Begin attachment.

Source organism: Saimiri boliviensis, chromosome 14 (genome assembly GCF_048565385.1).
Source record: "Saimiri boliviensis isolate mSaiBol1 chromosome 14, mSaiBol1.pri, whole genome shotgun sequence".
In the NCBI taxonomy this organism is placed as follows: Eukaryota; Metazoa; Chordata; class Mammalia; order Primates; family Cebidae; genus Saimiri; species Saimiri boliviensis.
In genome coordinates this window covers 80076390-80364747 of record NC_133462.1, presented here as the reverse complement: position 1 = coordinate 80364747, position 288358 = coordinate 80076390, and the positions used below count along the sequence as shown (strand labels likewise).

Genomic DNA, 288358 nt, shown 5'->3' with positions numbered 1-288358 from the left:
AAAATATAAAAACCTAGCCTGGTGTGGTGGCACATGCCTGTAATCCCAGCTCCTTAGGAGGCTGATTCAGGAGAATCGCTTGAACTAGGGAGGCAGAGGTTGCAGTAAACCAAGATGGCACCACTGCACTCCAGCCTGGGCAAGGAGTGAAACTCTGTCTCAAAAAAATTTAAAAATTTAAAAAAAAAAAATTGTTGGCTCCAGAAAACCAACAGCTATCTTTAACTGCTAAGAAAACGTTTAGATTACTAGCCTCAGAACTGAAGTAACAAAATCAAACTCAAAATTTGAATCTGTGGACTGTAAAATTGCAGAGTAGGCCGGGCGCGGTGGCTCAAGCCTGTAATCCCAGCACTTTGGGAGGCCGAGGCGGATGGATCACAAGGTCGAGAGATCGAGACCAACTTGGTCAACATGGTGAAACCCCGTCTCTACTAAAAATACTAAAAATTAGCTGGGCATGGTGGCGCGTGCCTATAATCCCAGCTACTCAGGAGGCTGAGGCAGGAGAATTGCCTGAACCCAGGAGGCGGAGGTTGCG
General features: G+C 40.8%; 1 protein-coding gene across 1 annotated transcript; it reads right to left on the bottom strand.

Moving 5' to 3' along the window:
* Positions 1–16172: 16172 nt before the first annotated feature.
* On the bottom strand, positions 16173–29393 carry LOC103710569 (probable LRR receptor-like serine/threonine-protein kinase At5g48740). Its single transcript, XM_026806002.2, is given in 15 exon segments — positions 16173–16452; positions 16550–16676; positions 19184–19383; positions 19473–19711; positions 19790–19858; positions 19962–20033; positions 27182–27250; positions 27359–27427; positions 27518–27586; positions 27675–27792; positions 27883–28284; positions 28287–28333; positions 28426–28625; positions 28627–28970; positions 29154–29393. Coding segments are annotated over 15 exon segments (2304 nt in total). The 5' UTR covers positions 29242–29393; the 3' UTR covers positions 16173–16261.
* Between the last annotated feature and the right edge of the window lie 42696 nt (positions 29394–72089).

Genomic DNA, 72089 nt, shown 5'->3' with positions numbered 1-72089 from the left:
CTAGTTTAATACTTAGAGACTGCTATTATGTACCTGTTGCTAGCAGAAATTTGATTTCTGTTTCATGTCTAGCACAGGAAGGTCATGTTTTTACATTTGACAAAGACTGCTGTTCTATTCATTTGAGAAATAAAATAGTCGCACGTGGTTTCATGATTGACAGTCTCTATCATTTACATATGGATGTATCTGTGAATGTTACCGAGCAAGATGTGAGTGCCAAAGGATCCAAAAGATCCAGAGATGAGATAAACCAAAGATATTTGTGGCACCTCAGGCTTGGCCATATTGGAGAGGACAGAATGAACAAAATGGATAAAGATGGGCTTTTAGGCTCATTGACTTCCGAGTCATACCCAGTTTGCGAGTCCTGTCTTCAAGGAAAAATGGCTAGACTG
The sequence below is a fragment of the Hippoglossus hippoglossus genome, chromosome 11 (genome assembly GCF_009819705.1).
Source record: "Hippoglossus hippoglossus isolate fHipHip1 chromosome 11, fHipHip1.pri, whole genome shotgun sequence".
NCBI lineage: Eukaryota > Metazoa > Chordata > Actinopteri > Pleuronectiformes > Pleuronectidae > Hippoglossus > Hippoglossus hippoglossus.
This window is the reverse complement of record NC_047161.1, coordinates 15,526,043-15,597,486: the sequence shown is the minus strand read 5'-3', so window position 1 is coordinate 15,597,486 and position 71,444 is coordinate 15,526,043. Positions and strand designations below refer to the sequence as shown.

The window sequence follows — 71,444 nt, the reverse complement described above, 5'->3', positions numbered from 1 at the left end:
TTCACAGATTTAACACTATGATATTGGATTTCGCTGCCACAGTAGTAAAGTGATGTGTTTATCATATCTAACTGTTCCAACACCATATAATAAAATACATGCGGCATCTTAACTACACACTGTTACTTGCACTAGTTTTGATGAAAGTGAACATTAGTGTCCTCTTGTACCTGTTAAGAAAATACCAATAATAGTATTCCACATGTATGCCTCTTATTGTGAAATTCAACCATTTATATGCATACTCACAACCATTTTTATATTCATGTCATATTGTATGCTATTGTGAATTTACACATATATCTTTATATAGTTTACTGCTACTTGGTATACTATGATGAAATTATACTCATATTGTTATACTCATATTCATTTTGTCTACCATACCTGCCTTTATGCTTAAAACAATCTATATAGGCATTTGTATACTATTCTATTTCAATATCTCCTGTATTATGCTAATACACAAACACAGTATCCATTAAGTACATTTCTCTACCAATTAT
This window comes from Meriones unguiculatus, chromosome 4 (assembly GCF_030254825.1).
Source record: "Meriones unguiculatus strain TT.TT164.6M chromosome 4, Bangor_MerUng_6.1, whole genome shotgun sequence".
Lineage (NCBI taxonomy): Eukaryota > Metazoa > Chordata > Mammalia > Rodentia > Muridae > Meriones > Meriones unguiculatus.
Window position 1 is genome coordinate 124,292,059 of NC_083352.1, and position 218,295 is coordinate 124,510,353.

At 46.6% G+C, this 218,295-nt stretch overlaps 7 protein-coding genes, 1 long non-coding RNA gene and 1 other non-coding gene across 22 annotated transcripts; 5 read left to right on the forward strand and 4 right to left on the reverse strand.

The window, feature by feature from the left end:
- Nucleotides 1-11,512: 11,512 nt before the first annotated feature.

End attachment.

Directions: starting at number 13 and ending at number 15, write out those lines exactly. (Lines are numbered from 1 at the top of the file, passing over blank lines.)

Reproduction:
CTAGTTTAATACTTAGAGACTGCTATTATGTACCTGTTGCTAGCAGAAATTTGATTTCTGTTTCATGTCTAGCACAGGAAGGTCATGTTTTTACATTTGACAAAGACTGCTGTTCTATTCATTTGAGAAATAAAATAGTCGCACGTGGTTTCATGATTGACAGTCTCTATCATTTACATATGGATGTATCTGTGAATGTTACCGAGCAAGATGTGAGTGCCAAAGGATCCAAAAGATCCAGAGATGAGATAAACCAAAGATATTTGTGGCACCTCAGGCTTGGCCATATTGGAGAGGACAGAATGAACAAAATGGATAAAGATGGGCTTTTAGGCTCATTGACTTCCGAGTCATACCCAGTTTGCGAGTCCTGTCTTCAAGGAAAAATGGCTAGACTG
The sequence below is a fragment of the Hippoglossus hippoglossus genome, chromosome 11 (genome assembly GCF_009819705.1).
Source record: "Hippoglossus hippoglossus isolate fHipHip1 chromosome 11, fHipHip1.pri, whole genome shotgun sequence".